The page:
November 5, 2007
Émile Zola: Thérèse Raquin
Emile Zola was, frankly, not a writer I ever had the urge to read. I think I always confused him with Honoré de Balzac, whom I also never had the urge to read. I was reluctant to reveal to myself the level of my ignorance – or even worse, reduce it – by actually reading them. Until a trusted friend recommended Thérèse Raquin to me and it then became a book group read, and so you see I had really no choice.
Anyone – like me – approaching this book with a dreaded expectation of difficult 19th century literature in translation will be disappointed – and relieved. It is, for the first half anyway, a compelling and vivid tale of adultery and murder (the blurb goes this far, so I don’t think it counts as a spoiler) with a nicely mean line in narrative. We know what we’re in for from the start, which places the action mostly above a shop in an alleyway in Paris, under a “glass roof black with grime,” all “sticky flags” and “vile and murky darkness.”
Thérèse herself is a child at the beginning of the story, orphaned and left to live with her aunt Madame Raquin and her cousin Camille. Madame Raquin decides that Thérèse will be the perfect wife for her sickly son Camille, clearly never having taken on the Wuthering Heights warning of the dangers of relationships between people brought up together. Thérèse, inured to boredom already, does not complain but
living amidst the damp and gloom in an oppressive, dismal silence, saw life stretching out pointlessly ahead of her, with every evening bringing the same cold bed and every morning the same empty day ahead.
Cue Laurent, a “handsome, full blooded” regular visitor to the Raquin family home, whose “well developed, bulging muscles, and the firm, solid flesh of his body” make Thérèse feel that “she had never seen a real man before.” When Laurent looks upon her, his gaze makes her feel “almost unwell.” But not quite: she is well enough to get to know that Laurent has a taste for “brutish pleasures” which “had left him with compelling needs of the flesh,” all of which makes her husband Camille, “this weakling, whose soft and puny body had never once felt a tremor of desire” look like a right drip.
And so. You can guess the next step (clue: “When [Laurent] left her he was tottering like a drunkard”), but the tale goes deeper than that. Zola’s self-stated wish is to show his characters as ‘animals’ who are subject to their brutish urges. There follows a striking reenactment of elements of Macbeth, though oddly it is at this most intense and dramatic point where the story grinds down in speed and begins to disappoint, and ends up feeling much longer than its 200 pages.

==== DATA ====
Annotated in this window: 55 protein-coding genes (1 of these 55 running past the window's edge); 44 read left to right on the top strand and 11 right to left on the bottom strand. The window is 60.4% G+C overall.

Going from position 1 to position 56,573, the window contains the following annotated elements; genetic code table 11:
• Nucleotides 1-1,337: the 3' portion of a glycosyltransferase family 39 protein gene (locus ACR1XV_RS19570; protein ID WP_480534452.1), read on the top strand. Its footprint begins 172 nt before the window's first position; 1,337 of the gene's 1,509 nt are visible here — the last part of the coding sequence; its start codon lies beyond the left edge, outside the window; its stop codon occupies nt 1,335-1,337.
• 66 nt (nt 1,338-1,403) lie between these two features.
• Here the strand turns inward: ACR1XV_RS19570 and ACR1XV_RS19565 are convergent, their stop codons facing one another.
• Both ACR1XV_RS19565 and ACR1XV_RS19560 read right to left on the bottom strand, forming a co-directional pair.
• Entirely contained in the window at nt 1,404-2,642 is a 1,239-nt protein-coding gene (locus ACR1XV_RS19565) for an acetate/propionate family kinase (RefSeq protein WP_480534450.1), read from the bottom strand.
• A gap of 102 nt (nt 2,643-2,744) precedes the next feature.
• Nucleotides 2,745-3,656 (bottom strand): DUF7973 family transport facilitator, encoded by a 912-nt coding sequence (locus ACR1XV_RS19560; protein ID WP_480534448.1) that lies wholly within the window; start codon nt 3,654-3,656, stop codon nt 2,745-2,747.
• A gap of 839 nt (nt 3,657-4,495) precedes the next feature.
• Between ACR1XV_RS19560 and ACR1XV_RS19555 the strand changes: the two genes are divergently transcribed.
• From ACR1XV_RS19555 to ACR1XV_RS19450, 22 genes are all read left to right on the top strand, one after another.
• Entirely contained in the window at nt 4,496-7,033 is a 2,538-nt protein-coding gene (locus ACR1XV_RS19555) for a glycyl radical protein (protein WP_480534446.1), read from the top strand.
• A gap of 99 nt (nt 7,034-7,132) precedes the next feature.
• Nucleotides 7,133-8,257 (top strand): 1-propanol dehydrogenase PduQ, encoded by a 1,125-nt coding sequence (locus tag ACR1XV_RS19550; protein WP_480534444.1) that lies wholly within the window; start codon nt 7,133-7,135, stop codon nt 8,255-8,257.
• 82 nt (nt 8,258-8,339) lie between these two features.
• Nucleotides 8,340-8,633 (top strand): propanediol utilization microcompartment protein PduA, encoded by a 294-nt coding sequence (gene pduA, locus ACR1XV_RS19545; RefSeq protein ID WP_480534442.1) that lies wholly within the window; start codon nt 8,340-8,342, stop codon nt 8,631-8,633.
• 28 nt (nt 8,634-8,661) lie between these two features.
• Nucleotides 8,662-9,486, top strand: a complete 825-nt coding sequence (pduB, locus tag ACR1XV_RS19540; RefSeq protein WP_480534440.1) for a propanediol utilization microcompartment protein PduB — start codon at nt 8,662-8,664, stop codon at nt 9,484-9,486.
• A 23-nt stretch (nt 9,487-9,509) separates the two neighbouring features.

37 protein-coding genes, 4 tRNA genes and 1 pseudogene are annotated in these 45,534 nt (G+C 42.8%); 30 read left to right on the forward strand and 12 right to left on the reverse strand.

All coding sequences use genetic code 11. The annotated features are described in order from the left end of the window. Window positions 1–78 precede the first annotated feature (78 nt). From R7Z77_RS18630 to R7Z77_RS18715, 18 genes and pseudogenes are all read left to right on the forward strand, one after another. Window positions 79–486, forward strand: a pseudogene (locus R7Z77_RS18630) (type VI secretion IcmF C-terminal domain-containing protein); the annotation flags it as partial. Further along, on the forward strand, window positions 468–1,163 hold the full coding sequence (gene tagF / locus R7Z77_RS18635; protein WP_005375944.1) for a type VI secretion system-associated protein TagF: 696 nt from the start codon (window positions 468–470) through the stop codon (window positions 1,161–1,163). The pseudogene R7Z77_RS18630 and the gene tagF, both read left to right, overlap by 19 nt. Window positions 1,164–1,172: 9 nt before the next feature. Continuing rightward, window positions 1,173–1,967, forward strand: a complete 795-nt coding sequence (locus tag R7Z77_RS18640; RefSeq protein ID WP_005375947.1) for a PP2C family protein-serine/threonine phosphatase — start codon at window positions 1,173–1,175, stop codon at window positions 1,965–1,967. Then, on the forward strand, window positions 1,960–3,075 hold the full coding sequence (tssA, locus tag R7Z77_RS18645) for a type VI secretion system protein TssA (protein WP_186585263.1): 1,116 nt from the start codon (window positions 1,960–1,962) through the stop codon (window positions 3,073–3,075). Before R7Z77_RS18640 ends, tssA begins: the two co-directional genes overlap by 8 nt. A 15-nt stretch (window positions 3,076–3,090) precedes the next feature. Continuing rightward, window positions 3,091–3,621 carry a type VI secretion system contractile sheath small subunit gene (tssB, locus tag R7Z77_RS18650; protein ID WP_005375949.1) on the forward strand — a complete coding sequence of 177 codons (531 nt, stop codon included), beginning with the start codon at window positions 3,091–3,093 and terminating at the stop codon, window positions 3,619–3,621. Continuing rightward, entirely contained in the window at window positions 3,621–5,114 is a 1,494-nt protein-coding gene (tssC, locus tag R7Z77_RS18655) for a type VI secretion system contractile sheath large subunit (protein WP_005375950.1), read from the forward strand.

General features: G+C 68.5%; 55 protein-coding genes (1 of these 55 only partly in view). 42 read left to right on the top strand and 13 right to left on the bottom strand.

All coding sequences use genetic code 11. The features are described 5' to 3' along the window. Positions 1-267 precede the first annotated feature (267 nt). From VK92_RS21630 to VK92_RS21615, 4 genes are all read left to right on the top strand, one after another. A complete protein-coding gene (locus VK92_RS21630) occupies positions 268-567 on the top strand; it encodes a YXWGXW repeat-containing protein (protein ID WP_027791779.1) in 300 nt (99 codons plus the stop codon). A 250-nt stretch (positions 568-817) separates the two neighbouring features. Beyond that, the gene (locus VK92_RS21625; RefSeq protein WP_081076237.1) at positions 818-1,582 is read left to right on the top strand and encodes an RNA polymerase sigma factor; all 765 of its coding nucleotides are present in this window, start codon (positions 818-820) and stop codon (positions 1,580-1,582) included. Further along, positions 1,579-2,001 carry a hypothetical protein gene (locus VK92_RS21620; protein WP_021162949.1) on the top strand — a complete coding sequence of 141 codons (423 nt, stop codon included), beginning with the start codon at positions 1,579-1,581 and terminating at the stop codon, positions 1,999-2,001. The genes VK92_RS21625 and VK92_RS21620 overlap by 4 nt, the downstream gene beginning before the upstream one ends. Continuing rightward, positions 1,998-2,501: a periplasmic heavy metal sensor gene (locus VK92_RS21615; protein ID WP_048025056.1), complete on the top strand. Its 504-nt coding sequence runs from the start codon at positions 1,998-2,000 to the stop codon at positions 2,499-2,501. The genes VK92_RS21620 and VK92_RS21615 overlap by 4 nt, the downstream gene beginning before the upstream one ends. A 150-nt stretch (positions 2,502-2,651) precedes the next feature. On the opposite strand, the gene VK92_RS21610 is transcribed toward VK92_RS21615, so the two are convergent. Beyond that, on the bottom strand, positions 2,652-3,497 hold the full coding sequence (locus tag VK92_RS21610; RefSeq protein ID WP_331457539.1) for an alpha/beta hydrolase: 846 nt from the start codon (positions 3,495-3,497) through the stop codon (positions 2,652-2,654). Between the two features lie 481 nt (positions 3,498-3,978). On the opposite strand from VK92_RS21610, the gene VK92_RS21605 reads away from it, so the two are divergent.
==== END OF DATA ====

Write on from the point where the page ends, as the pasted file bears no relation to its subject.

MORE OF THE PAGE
For all Zola’s claims to “Naturalism” and “an exact and meticulous copying of real life,” there are implausibilities aplenty, not least in the course which Madame Raquin’s life takes toward the end of the book. Although the central characters are considered by Zola ‘brutish’ and like animals, in fact there is a tiresome amount of introspection and angst between them, particularly after the central act-which-I-cannot-reveal. It is true though that Zola treats his characters as less than human, with a positively misanthropic glee as miscarriages are induced and cats are tortured. Often it seems that the characters, rather than real people, are precast types which Zola has picked off the shelf to suit his purpose.
Nonetheless Zola’s story has a gripping grittiness for the first half, and his depiction of frank sexuality was sufficiently ahead of its time to be the source of scandal on publication. Zola provides a preface about this for the second edition, railing against the book’s “hostile and indignant reception” from those who lacked the “little intelligence” needed to appreciate his novel. We’ll allow him this little Partridgean self-indulgence: after all, he was only 28.